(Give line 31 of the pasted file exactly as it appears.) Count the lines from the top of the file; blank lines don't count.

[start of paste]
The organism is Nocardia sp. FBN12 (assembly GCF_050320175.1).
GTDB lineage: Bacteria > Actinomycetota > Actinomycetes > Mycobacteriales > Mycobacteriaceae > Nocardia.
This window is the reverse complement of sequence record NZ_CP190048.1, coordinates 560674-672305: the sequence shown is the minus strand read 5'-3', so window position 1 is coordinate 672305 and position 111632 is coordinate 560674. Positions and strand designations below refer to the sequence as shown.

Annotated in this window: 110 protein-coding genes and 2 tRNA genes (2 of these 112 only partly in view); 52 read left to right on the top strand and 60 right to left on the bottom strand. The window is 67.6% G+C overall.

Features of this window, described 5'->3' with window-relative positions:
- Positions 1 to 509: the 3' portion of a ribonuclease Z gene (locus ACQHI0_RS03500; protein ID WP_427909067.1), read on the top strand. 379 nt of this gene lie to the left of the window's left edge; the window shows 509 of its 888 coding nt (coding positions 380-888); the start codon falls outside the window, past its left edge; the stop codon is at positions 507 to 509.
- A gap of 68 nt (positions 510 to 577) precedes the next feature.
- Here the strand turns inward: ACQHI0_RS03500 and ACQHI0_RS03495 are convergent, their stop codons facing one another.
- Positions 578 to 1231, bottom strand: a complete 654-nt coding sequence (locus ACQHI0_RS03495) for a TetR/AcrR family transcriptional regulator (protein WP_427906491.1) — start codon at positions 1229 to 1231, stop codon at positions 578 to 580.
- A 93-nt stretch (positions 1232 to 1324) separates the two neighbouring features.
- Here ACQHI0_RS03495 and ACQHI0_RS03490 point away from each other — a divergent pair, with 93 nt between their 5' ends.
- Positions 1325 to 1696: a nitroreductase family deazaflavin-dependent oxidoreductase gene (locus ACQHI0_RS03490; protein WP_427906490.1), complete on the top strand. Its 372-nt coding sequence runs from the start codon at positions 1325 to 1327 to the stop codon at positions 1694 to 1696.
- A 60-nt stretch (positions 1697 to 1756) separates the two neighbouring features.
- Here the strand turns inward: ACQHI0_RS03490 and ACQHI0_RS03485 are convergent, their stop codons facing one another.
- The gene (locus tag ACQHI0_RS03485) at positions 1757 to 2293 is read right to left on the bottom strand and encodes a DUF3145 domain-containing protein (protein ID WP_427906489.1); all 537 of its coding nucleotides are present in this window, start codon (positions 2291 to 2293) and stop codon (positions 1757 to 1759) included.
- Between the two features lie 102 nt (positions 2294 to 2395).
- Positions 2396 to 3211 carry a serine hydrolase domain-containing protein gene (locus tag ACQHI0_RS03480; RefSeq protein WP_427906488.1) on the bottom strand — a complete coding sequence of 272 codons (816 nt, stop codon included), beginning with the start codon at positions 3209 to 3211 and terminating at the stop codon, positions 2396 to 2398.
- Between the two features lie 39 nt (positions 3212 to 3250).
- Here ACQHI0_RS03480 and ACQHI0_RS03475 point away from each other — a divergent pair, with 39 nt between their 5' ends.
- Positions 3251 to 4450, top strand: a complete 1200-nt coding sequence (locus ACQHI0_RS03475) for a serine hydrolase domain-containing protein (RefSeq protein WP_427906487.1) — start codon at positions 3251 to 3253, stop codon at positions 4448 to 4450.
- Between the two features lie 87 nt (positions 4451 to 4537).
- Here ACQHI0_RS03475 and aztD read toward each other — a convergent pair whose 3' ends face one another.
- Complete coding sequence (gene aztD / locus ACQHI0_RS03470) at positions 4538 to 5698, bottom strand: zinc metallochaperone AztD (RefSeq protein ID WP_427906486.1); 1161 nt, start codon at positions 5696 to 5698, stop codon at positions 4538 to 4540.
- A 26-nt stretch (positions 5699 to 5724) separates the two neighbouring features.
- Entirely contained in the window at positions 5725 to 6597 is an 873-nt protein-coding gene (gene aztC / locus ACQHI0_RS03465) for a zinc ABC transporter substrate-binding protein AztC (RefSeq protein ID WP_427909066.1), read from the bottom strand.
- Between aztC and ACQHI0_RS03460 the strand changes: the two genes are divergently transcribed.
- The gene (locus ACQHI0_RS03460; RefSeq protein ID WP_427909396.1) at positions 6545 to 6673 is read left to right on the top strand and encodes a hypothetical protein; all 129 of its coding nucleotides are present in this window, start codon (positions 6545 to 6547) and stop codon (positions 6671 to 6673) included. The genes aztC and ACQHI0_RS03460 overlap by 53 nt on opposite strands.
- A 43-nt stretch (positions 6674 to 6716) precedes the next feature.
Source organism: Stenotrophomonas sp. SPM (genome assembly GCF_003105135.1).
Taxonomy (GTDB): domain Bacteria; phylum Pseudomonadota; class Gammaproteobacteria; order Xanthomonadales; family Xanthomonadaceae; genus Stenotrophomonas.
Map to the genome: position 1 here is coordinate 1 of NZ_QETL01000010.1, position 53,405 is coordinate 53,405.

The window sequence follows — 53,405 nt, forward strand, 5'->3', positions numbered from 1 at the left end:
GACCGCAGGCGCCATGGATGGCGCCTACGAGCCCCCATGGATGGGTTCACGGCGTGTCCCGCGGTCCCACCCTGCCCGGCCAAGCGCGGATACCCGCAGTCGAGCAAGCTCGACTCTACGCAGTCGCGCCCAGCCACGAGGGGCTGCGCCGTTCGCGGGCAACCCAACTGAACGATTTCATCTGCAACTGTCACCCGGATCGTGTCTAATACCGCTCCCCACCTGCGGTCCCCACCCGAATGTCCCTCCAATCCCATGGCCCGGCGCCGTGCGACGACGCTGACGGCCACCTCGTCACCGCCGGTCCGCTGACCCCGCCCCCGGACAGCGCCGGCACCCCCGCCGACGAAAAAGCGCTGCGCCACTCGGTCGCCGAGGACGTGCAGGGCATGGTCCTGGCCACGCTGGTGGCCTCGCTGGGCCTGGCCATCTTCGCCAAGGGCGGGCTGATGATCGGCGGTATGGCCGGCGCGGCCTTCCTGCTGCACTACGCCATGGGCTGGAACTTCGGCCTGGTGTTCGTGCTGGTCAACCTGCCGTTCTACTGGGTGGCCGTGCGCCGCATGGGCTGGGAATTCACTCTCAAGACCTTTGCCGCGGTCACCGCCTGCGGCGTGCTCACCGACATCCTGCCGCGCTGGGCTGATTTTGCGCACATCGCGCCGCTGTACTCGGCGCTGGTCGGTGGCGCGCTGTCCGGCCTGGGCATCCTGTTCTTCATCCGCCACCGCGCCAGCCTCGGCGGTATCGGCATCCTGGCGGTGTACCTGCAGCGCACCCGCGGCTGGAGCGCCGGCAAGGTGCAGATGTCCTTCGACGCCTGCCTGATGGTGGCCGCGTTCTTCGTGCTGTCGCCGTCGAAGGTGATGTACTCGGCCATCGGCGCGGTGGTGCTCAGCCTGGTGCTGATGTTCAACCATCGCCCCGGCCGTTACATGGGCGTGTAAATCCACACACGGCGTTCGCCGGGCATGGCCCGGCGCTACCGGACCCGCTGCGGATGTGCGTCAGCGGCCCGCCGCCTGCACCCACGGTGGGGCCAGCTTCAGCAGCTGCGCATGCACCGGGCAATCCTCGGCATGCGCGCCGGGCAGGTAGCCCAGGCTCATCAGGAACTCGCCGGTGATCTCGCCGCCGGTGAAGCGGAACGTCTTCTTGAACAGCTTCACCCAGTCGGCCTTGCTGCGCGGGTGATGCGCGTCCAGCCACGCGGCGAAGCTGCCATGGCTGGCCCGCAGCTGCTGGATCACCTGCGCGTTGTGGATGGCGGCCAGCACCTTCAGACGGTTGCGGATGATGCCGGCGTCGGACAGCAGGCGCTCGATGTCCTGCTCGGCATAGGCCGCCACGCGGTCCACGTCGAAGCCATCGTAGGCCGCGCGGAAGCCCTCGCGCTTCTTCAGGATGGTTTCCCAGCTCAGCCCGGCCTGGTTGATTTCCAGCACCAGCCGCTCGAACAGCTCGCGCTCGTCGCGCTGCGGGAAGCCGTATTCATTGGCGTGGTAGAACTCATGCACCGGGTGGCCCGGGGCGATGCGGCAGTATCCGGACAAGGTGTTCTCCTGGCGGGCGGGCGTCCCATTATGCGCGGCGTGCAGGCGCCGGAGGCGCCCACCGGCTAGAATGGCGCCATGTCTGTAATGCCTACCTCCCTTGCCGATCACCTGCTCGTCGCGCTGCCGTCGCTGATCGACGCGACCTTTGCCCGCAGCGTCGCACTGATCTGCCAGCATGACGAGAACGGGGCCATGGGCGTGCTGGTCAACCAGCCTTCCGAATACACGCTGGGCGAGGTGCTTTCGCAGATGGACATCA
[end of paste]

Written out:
Map to the genome: position 1 here is coordinate 1 of NZ_QETL01000010.1, position 53,405 is coordinate 53,405.